Short, unique, and catchy names tend to stand out
Names that are easy to say and spell tend to do better
Name should be relevant to your product or service offerings
Ask around — family, friends, colleagues, social media — for suggestions
Including keywords, such as “gas station” or “convenience store”, boosts SEO
Name should allow for expansion, for ex: “QuickFuel Stop” over “Commercial Vehicle Fueling”
Avoid location-based names that might hinder future expansion
Once you’ve got a list of potential names, visit the website of the US Patent and Trademark Office to make sure they are available for registration and check the availability of related domain names using our Domain Name Search tool. Using “.com” or “.org” sharply increases credibility, so it’s best to focus on these.
Finally, make your choice among the names that pass this screening and go ahead with domain registration and social media account creation. Your business name is one of the key differentiators that sets your business apart. Once you pick your company name, and start with the branding, it is hard to change the business name. Therefore, it’s important to carefully consider your choice before you start a business entity.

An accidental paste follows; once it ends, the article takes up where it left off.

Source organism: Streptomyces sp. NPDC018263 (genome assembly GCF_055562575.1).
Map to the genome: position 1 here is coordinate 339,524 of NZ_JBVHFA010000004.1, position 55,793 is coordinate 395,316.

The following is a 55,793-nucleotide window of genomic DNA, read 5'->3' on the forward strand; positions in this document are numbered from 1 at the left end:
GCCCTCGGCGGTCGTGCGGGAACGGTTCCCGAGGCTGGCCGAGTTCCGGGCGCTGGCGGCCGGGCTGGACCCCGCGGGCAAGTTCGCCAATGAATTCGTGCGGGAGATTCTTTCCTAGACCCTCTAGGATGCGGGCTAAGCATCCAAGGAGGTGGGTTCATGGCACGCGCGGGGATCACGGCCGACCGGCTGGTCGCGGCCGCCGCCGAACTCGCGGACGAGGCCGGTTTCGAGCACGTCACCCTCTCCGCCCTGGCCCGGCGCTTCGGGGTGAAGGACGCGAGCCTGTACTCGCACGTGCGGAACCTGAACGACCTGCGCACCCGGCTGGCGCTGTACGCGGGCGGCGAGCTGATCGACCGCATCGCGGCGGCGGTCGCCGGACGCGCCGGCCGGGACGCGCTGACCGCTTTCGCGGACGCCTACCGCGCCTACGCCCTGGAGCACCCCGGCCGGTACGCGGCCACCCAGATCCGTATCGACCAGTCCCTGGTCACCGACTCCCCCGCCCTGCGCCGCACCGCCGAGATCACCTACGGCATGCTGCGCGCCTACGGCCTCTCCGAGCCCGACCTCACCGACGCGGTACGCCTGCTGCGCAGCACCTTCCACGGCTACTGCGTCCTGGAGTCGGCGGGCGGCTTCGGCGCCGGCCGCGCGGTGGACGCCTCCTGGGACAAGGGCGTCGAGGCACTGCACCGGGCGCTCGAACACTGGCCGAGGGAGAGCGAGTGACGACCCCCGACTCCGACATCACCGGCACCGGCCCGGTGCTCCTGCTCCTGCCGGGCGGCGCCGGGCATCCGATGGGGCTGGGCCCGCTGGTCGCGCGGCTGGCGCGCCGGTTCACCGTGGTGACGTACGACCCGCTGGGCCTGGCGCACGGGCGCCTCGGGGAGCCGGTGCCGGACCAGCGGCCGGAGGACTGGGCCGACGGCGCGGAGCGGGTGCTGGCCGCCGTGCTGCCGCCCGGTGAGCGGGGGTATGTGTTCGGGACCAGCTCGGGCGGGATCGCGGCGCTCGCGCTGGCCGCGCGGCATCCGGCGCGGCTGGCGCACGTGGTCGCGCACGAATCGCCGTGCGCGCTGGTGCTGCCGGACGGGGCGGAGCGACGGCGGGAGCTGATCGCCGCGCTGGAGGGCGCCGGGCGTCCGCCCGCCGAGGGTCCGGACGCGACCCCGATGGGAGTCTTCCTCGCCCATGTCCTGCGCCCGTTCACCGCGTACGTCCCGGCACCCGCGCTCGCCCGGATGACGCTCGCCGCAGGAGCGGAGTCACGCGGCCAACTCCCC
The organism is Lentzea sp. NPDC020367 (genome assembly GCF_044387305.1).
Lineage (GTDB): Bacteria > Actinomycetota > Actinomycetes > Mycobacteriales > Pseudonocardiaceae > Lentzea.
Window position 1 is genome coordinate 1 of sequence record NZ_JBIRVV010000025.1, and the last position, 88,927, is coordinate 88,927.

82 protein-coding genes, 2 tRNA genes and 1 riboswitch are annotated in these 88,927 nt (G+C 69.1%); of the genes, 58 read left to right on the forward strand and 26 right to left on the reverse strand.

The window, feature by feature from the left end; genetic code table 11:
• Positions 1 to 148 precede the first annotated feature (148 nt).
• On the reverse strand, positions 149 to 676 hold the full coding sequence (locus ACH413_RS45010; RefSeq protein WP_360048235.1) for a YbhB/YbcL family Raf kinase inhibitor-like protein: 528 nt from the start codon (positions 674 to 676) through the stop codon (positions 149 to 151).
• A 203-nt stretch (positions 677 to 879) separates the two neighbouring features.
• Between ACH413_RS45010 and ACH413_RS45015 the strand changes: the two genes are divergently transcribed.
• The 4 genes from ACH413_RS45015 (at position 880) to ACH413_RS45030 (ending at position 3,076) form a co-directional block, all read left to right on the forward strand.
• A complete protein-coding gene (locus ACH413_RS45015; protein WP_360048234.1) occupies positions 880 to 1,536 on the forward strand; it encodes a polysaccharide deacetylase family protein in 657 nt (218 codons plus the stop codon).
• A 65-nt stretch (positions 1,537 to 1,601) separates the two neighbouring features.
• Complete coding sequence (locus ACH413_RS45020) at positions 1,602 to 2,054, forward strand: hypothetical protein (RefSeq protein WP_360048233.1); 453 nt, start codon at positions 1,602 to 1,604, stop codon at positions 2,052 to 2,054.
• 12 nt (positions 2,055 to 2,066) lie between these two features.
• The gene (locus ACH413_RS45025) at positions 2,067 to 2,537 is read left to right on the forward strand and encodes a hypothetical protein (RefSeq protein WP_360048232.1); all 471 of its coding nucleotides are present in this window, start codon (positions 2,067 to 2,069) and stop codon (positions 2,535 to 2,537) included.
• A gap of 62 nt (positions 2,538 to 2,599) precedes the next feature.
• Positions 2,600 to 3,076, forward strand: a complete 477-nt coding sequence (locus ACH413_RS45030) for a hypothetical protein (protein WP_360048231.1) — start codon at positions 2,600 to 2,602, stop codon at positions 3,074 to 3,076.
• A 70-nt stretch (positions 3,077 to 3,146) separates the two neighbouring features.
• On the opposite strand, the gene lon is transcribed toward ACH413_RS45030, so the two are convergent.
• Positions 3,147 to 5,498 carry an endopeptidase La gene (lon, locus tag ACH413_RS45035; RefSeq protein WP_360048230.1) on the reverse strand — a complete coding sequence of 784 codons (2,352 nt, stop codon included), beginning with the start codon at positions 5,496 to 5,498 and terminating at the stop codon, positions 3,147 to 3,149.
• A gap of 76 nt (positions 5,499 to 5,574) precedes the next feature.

Step 4: Create a Gas Station Business Plan
Every business needs a plan. This will function as a guidebook to take your startup through the launch process and maintain focus on your key goals. A business plan also enables potential partners and investors to better understand your company and its vision:
Executive Summary: A concise summary outlining the gas station business plan, highlighting key aspects such as mission, objectives, and potential for profitability.
Business Overview: A brief introduction to the gas station business, including its location, facilities, and the value it offers to customers.
Product and Services: Explanation of the fuel and convenience products offered, emphasizing any unique features or services provided by the gas station.
Market Analysis: Examination of the target market, customer demographics, and trends in the area to justify the demand for a gas station in that location.
Competitive Analysis: Assessment of existing and potential competitors, identifying strengths, weaknesses, and strategies to gain a competitive edge in the market.
Sales and Marketing: Strategies for promoting the gas station, attracting customers, and increasing sales, encompassing advertising, promotions, and customer loyalty programs.
Management Team: Overview of the individuals responsible for the gas station’s day-to-day operations, highlighting their relevant skills and experience.
Operations Plan: Detailed plan outlining the daily operations, from fuel procurement to staff management, ensuring efficiency and customer satisfaction.
Financial Plan: Projections of the gas station’s financial performance, including startup costs, revenue forecasts, and profit margins, providing a comprehensive outlook for potential investors.